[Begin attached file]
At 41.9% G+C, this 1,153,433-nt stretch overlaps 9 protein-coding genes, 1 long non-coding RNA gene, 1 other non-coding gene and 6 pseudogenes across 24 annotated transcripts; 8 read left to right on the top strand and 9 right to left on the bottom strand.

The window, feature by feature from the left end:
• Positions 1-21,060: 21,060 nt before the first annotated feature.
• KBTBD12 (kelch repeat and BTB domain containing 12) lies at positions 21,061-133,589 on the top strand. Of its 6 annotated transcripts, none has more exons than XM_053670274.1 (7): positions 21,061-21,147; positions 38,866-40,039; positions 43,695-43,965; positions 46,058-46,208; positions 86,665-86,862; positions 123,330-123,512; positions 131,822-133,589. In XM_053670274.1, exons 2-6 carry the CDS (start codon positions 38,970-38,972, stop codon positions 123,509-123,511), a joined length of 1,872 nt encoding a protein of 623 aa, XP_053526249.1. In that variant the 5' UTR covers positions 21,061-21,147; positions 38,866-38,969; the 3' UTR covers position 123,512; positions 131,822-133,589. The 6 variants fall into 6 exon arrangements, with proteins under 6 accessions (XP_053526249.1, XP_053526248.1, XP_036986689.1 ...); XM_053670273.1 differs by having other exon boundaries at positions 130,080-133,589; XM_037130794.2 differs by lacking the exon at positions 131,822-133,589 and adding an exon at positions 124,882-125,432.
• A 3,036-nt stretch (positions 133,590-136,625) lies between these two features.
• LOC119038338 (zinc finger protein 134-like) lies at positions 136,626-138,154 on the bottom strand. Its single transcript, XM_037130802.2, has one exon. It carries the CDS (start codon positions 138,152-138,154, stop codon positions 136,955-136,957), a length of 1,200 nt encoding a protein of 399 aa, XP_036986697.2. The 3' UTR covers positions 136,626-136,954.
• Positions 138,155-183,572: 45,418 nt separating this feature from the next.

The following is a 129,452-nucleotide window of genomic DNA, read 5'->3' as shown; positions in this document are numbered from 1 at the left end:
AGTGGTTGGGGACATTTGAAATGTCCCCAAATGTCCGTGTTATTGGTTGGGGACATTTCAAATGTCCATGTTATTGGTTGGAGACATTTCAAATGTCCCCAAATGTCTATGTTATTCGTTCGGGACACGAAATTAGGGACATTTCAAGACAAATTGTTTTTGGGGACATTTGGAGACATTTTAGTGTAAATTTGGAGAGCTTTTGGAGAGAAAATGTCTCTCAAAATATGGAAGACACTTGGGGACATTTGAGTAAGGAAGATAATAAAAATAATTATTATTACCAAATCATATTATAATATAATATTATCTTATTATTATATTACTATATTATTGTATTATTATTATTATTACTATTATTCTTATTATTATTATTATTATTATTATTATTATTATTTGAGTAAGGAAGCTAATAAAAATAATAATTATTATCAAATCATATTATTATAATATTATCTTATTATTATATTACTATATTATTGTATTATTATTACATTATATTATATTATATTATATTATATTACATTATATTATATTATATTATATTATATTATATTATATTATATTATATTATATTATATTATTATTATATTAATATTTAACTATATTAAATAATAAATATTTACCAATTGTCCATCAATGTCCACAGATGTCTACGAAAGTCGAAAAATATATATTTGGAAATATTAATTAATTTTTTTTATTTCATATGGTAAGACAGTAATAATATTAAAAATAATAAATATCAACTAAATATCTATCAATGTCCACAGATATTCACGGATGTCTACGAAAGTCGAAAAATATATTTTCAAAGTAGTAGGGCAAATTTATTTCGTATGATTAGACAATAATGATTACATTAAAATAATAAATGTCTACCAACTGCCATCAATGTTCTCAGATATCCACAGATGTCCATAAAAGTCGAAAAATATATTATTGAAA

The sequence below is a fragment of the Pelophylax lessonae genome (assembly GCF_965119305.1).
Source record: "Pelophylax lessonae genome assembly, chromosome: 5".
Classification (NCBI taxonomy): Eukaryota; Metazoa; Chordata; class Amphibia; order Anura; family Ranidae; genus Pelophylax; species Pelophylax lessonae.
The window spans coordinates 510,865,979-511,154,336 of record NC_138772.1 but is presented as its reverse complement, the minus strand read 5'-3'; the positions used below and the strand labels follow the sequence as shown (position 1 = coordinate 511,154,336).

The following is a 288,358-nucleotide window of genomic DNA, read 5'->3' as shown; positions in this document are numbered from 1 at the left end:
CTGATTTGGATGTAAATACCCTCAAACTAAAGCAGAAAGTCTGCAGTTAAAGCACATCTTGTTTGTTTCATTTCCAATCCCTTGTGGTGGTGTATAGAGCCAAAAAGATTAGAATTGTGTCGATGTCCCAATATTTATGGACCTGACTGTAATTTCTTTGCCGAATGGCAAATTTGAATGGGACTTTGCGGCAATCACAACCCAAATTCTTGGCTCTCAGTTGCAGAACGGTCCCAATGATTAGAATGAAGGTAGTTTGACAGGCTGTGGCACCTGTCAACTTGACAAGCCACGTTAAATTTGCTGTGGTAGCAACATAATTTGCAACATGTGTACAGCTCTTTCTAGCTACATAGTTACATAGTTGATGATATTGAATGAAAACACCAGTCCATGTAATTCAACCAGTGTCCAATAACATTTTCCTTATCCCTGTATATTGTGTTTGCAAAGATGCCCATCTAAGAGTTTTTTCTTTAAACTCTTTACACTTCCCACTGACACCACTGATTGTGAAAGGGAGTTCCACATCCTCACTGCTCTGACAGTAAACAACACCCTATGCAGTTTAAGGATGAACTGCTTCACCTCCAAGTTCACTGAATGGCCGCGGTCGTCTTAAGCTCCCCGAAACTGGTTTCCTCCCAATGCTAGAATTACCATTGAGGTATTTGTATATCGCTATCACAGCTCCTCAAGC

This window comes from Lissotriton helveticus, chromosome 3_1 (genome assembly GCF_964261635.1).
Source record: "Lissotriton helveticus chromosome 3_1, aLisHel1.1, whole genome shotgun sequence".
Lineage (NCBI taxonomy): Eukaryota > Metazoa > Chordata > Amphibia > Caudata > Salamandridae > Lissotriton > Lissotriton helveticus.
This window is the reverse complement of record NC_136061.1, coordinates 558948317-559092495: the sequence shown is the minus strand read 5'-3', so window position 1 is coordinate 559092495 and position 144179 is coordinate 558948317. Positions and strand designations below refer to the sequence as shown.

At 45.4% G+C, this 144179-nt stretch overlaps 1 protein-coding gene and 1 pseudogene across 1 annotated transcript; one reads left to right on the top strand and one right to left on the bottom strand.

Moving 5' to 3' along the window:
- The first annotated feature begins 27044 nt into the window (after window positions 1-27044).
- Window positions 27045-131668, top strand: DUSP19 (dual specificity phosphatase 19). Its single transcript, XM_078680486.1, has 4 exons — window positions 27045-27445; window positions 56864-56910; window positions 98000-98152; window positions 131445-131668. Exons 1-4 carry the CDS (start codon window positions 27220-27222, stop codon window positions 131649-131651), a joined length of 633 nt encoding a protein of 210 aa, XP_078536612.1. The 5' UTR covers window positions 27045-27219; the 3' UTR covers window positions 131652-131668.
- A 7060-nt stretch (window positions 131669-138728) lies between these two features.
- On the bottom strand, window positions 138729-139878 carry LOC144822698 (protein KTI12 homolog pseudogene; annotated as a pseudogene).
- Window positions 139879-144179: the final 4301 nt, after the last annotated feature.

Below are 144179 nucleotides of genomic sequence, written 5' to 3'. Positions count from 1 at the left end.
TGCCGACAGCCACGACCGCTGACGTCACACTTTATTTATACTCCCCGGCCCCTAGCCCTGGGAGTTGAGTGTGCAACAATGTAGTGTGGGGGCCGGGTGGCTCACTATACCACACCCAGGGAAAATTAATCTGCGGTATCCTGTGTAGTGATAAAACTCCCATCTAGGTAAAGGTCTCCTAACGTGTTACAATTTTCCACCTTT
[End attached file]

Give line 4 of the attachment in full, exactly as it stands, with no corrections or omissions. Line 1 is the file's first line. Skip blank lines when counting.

• KBTBD12 (kelch repeat and BTB domain containing 12) lies at positions 21,061-133,589 on the top strand. Of its 6 annotated transcripts, none has more exons than XM_053670274.1 (7): positions 21,061-21,147; positions 38,866-40,039; positions 43,695-43,965; positions 46,058-46,208; positions 86,665-86,862; positions 123,330-123,512; positions 131,822-133,589. In XM_053670274.1, exons 2-6 carry the CDS (start codon positions 38,970-38,972, stop codon positions 123,509-123,511), a joined length of 1,872 nt encoding a protein of 623 aa, XP_053526249.1. In that variant the 5' UTR covers positions 21,061-21,147; positions 38,866-38,969; the 3' UTR covers position 123,512; positions 131,822-133,589. The 6 variants fall into 6 exon arrangements, with proteins under 6 accessions (XP_053526249.1, XP_053526248.1, XP_036986689.1 ...); XM_053670273.1 differs by having other exon boundaries at positions 130,080-133,589; XM_037130794.2 differs by lacking the exon at positions 131,822-133,589 and adding an exon at positions 124,882-125,432.